A preliminary agreement for collaboration between G42 Healthcare and Abu Dhabi sovereign wealth fund Mubadala is the latest development in a year that has seen a slew of capital commitments by state-owned investors in the healthcare sector.
The partnership will support various clinical and screening programmes, as well as on new scientific projects, they said in a statement. Hasan Al Nowais, chief executive of Mubadala Health, remarked, “The partnership will enable us to offer our patients deep, targeted insights into specific areas of the genome to assess their risk of developing certain diseases or to diagnose genetic conditions.”
The pace of healthcare investment by SOIs has been frenetic in recent months with total commitments reaching just over US$12 billion in the year-to-date, easily beating the US$3.8 billion invested in the whole of last year. The pandemic has spurred interest among sovereign wealth funds and public pension funds, sending venture capital investment in biotech and pharmaceutical startups to new heights. Abu Dhabi Inc - Mubadala, ADIA and ADQ - has led the investment drive with US$5.1 billion committed, although Singapore's GIC and Temasek are not far behind with a total of US$4.2 billion.
So far, VC in the sector has nudged ahead of last year’s total US$2 billion of investment, but as a proportion of total investment it has fallen from 52% to 17% with SOIs more inclined to directly acquire private equity stakes (45% of transactions) and seek co-investments (38%). The change is explained by the shift from the initial wave of excitement over pharma startups in 2020, at the height of the Covid-19 pandemic, to targeting more established entities providing services to the healthcare sector, clinics, hospitals, and care centers.
Mubadala has invested nearly US$2 billion in healthcare in the year-to-date with the most significant acquisition being a 60% stake in United Eastern Medical Services, which operates clinics and hospitals in the UAE and Saudi Arabia. It also co-invested with GIC, Singapore’s SWF, in Spain’s Healthcare Activos, which provides geriatric services, and was part of a consortium that took a 50% stake in South Korea’s Hugel, a manufacturer of cosmetic botox. In the UK, it plunged around US$500 million into Europe’s leading veterinary healthcare provider IVC Evidensia.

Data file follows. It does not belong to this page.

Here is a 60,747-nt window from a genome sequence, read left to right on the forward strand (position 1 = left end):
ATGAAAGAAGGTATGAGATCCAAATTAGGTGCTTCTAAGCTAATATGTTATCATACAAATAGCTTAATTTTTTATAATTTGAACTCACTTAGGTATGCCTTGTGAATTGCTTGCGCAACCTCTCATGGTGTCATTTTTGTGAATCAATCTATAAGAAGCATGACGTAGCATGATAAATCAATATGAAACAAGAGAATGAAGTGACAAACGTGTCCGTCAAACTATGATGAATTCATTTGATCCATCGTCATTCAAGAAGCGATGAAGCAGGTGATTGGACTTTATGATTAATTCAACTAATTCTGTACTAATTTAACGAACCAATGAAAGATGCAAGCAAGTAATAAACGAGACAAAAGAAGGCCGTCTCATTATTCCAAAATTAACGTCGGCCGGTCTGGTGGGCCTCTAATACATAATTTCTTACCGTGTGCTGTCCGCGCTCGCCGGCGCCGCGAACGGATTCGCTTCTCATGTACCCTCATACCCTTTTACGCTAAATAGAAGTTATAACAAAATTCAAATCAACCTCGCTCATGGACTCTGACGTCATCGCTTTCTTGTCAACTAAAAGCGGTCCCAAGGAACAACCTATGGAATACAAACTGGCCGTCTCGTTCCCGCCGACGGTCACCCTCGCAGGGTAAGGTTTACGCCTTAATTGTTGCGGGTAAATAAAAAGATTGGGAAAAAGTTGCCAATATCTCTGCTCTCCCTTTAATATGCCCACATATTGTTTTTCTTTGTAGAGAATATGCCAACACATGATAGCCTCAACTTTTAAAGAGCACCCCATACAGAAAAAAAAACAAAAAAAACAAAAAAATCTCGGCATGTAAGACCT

Life science is also a significant target of the Abu Dhabi fund’s VC drive in healthcare, with a particular focus on drug discovery. This push is set to remain a major theme in Mubadala’s GBP800 million commitment to the sector in the UK under its Sovereign Investment Partnership.
GIC has emerged as the clear front-runner of all SOIs this year, with a total of US$3.2 billion invested in the healthcare sector. In June, it was a junior partner alongside ADIA in the multi-billion take-over of Medline, one of the world’s largest privately-held manufacturers and distributors of medicals supplies. In the same month, it invested US$1 billion in Biomat, a US-based plasma collection company owned by Spanish pharma company Grifols.
Having burst onto the scene in 2020, Abu Dhabi’s young and energetic infra-focused fund ADQ has surged into healthcare. Last month, it entered into a definitive agreement to acquire Swiss-based Acino, a leading provider of pharmaceuticals and novel drug delivery. ADQ has also been ramping up its activities in Egypt, signing a deal in March to acquire Amoun Pharmaceutical Company – a manufacturer, distributor and exporter of branded pharmaceutical and animal health products - from Bausch Health Companies. The Acino and Amoun acquisitions share one common theme: gaining exposure to pharma sectors in high growth emerging markets. This month, it took the remaining stake it did not already own in UAE’s National Health Insurance Company (Daman), the nation’s largest health insurance provider with more than 2.5 million members, providing a healthcare tilt to its growing financial services portfolio.
Yet another Abu Dhabi fund – the emirate’s largest, ADIA – has secured US$1.3 billion of investment in healthcare in 2021, largely in the massive Medline deal. It also gained a minority stake in healthcare IT group Dedalus, which provides healthcare information and clinical and administrative software to hospitals, clinics and laboratories.
In terms of volume of deals, Temasek is the leader with 19 separate investments, largely in the form of early stage and growth stage venture capital in biotech and life sciences. The smaller value of each acquisitions meant the Singaporean state investor’s total was just under US$1 billion. Yet, the higher level of risk means that it could benefit from massive asset value growth – if its portfolio delivers results.